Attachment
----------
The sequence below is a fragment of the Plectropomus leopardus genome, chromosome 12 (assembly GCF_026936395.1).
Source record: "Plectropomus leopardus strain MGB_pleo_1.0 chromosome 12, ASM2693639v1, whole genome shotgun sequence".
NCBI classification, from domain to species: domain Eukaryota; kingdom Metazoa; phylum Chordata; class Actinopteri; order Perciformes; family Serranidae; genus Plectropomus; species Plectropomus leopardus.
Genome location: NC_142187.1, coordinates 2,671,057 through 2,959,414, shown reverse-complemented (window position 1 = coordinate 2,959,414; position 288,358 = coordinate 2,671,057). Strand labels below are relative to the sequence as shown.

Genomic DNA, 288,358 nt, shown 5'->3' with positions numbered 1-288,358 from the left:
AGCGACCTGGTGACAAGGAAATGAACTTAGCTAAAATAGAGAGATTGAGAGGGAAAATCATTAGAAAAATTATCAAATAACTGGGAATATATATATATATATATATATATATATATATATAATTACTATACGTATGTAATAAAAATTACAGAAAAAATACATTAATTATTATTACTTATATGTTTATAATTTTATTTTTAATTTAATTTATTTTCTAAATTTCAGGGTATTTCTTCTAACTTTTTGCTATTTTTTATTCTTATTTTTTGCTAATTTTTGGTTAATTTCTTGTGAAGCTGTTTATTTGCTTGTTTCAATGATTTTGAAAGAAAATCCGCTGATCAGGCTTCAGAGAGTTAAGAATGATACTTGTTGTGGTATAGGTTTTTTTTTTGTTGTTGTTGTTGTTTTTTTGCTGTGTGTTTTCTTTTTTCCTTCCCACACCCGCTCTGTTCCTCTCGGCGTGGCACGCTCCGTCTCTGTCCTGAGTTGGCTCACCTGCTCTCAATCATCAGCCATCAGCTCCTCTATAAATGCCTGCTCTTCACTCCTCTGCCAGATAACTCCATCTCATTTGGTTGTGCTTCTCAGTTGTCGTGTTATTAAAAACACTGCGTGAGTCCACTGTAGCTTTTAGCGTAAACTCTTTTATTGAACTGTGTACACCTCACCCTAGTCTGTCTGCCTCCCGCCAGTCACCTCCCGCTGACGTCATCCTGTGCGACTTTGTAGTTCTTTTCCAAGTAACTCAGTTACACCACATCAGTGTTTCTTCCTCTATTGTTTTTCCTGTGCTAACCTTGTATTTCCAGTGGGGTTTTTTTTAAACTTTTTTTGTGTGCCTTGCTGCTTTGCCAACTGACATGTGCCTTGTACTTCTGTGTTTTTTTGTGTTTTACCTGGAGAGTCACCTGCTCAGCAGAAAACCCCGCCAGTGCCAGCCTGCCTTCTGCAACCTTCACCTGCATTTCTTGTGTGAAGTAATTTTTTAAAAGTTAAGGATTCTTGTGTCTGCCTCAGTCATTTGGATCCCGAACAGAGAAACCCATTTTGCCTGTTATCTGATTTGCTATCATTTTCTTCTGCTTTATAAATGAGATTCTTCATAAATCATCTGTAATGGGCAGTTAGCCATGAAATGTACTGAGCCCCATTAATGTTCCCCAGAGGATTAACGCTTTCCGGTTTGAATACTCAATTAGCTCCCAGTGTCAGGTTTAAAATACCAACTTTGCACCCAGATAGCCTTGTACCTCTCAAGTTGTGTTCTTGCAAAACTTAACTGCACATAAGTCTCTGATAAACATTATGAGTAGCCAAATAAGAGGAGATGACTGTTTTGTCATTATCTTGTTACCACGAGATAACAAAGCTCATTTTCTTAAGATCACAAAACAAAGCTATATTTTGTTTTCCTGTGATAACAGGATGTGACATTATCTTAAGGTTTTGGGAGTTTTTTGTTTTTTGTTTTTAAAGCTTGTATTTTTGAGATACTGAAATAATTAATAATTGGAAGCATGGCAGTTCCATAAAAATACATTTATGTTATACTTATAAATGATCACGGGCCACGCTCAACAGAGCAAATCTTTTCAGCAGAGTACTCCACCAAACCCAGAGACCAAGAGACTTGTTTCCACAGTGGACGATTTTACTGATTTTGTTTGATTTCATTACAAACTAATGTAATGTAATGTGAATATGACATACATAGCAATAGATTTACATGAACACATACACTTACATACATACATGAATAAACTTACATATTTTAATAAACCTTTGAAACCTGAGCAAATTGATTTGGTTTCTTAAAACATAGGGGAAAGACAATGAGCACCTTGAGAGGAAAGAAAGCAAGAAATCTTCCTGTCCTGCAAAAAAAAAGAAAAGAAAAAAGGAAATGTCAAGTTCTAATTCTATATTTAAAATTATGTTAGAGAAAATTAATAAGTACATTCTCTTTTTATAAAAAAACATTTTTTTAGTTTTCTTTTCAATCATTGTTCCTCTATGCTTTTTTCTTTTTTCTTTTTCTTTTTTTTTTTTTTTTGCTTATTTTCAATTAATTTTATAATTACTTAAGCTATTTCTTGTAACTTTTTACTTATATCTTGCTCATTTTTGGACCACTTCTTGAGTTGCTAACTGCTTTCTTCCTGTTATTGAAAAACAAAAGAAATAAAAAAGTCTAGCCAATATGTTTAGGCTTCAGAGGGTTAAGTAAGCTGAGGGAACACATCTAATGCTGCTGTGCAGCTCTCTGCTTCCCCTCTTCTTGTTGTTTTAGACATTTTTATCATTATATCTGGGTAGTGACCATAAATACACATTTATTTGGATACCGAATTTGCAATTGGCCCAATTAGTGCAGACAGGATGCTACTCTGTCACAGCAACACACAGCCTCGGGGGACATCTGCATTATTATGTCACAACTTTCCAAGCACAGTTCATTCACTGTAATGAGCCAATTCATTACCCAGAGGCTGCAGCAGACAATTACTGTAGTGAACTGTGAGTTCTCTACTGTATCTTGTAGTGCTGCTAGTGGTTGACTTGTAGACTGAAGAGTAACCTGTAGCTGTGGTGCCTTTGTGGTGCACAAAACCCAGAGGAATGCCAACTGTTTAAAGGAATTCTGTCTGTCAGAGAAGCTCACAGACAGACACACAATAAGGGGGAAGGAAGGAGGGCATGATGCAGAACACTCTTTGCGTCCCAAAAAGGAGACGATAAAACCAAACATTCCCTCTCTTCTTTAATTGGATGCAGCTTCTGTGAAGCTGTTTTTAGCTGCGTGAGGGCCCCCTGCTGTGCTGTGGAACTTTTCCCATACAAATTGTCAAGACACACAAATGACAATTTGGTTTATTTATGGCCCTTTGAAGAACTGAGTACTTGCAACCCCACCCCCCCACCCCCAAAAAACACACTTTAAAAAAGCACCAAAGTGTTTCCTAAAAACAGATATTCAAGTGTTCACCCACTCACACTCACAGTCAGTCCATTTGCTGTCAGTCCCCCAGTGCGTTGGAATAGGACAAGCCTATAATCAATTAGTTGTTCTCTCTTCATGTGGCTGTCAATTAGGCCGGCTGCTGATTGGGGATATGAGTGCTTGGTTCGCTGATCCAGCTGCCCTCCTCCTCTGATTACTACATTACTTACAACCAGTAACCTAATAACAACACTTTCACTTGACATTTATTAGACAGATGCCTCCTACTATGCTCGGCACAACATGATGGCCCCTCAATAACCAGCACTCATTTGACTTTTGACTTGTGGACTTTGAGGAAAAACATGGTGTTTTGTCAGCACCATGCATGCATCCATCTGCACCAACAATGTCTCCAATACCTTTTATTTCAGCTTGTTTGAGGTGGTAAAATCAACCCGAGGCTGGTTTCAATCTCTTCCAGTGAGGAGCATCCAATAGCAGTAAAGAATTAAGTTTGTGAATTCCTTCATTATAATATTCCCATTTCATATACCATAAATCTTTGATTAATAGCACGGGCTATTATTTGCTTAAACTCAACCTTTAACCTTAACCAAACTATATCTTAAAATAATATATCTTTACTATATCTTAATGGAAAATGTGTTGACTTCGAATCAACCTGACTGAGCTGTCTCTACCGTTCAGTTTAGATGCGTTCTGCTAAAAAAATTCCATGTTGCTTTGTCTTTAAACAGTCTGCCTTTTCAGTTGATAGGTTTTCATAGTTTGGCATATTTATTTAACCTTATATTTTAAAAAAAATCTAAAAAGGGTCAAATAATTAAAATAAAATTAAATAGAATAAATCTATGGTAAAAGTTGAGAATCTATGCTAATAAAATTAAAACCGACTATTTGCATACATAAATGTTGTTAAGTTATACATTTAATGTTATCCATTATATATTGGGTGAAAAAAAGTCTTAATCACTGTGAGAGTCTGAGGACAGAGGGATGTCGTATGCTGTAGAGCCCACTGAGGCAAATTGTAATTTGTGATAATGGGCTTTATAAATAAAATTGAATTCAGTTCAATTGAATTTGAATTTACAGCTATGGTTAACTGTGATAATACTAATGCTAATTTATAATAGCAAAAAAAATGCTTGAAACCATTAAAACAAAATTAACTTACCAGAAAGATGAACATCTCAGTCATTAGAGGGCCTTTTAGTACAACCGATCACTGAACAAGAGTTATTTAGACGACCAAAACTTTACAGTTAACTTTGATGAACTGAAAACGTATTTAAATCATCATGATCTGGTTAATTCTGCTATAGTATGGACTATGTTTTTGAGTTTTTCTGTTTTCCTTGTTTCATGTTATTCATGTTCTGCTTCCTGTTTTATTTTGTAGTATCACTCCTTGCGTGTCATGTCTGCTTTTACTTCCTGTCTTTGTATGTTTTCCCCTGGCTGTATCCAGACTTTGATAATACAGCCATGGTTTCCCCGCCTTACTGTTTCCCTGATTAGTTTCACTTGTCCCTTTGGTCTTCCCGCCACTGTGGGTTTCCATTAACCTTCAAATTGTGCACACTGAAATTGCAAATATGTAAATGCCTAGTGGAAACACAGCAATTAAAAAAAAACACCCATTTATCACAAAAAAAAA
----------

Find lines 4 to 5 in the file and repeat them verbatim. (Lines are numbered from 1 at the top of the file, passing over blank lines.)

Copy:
Genome location: NC_142187.1, coordinates 2,671,057 through 2,959,414, shown reverse-complemented (window position 1 = coordinate 2,959,414; position 288,358 = coordinate 2,671,057). Strand labels below are relative to the sequence as shown.

Genomic DNA, 288,358 nt, shown 5'->3' with positions numbered 1-288,358 from the left: